Welcome to the website of the Fluvial, Oceanic, and Water-level Sciences (FLOWS) research group of the Department of Civil and Environmental Engineering at Portland State University. The unifying theme of our work is the influence of hydrodynamic processes on ecosystems. Though we specialize in physical oceanography, we study topics ranging from juvenile salmon to climate change, and wavelet transforms to beach ripples.
I am an old man now, and when I die and go to heaven there are two matters on which I hope for enlightenment. One is quantum electrodynamics, and the other is the turbulent motion of fluids. And about the former I am rather optimistic.
Whenever I gaze up at the moon, I feel like I’m on a time machine. I am back to that precious pinpoint of time, standing on the foreboding yet beautiful – Sea of Tranquility. I could see our shining blue planet Earth poised in the darkness of space.
Turbulence is the most important unsolved problem of classical physics.
On your arrival on that coast, endeavor to learn if there be any port within your reach frequented by the sea-vessels of any nation, and to send two of your trusty people back by sea, in such way as shall appear practicable, with a copy of your notes.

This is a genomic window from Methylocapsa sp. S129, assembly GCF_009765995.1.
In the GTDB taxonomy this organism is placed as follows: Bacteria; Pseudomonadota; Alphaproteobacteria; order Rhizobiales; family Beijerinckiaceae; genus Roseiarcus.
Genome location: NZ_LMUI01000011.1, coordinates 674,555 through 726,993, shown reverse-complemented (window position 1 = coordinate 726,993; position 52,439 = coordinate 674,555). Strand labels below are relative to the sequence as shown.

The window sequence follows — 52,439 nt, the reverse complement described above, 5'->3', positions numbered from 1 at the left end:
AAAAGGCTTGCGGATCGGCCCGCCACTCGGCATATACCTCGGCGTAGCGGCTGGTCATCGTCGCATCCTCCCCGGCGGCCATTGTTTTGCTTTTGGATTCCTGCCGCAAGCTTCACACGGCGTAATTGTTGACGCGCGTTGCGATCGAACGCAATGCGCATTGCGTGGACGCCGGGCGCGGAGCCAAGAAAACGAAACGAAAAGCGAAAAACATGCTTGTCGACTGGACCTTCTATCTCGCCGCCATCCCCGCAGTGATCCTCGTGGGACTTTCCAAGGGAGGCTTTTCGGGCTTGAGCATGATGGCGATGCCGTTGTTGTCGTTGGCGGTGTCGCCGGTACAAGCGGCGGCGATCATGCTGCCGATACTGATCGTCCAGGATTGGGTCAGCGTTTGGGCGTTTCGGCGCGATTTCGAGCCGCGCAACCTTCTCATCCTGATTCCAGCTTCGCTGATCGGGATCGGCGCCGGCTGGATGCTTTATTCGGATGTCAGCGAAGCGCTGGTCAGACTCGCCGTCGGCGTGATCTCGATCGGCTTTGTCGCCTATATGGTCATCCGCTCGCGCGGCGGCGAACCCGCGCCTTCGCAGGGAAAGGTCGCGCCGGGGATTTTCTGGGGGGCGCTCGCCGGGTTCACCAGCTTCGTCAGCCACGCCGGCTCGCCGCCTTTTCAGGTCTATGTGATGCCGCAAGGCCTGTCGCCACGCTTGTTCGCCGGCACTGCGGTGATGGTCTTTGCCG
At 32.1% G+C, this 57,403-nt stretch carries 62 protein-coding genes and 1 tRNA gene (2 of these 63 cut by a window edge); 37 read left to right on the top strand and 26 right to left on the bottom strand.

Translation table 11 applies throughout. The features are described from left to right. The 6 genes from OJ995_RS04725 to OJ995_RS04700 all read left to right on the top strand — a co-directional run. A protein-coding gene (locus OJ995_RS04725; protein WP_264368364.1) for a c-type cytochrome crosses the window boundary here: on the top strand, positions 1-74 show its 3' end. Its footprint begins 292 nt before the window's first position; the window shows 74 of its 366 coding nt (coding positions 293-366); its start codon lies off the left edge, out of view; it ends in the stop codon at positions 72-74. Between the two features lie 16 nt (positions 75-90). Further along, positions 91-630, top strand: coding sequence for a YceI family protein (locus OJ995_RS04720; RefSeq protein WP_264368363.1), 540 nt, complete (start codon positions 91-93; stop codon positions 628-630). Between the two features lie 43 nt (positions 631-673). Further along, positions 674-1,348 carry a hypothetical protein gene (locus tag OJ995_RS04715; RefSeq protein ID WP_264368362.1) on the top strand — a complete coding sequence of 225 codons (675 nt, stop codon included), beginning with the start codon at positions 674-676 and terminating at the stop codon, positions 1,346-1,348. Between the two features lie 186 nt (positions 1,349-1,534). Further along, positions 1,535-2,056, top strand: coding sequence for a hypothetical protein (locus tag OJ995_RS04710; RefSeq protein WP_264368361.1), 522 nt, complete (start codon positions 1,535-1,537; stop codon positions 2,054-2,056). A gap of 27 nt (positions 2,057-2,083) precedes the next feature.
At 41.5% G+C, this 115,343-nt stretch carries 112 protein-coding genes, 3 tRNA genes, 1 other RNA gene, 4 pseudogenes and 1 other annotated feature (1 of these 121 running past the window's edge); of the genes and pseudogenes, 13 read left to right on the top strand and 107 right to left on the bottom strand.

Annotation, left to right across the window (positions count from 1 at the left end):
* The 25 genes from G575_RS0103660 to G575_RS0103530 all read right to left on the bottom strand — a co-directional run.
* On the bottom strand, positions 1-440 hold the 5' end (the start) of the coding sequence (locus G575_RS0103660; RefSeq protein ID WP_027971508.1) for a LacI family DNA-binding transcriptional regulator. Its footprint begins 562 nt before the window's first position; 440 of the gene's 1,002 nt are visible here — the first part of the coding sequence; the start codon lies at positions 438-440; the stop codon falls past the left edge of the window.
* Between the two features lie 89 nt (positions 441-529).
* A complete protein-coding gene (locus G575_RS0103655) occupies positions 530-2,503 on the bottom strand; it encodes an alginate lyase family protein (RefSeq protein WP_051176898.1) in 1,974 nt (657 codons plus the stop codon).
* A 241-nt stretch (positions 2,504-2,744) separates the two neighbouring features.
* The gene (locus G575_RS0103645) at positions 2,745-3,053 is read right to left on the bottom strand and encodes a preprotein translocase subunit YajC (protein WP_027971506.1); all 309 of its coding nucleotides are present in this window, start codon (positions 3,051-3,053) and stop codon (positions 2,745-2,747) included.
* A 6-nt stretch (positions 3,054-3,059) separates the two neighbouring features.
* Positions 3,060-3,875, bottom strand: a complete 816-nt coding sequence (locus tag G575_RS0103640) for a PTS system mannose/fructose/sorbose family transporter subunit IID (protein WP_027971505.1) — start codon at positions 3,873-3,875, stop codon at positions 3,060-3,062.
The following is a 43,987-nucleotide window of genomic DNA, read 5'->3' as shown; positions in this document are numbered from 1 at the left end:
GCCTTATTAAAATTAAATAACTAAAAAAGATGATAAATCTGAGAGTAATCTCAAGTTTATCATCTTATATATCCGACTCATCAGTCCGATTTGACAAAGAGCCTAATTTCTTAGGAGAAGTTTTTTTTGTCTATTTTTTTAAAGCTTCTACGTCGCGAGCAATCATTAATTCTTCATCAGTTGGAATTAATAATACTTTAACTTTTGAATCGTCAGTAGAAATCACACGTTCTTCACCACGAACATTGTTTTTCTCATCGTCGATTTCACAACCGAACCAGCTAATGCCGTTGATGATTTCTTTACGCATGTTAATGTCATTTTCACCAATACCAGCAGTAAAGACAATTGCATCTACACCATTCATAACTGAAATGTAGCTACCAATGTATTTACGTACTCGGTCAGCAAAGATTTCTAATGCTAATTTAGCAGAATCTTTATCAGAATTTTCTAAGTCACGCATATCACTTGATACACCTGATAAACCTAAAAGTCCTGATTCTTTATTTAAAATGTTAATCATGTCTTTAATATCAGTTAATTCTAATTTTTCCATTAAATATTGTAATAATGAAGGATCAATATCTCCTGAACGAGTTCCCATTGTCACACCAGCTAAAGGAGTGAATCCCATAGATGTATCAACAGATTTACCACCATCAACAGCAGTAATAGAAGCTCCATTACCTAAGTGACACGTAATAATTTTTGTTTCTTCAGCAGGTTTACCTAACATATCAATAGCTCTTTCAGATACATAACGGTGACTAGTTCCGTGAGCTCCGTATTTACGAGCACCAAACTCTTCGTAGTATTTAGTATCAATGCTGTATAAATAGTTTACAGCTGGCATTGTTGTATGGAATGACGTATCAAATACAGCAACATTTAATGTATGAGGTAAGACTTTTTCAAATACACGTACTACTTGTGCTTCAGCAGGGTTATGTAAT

What is sure is that the satellite view of our world and its evolution is now a common reality
Big whorls have little whorls, which feed on their velocity, And little whorls have lesser whorls, and so on to viscosity.
I’ve known rivers: I’ve known rivers ancient as the world and older than the flow of human blood in human veins. My soul has grown deep like the rivers.
We owe our lives to the sun… How is it, then, that we feel no gratitude?
Water is the best of all things.
Rivers, ponds, lakes and streams – they all have different names, but they all contain water. Just as religions do – they all contain truths.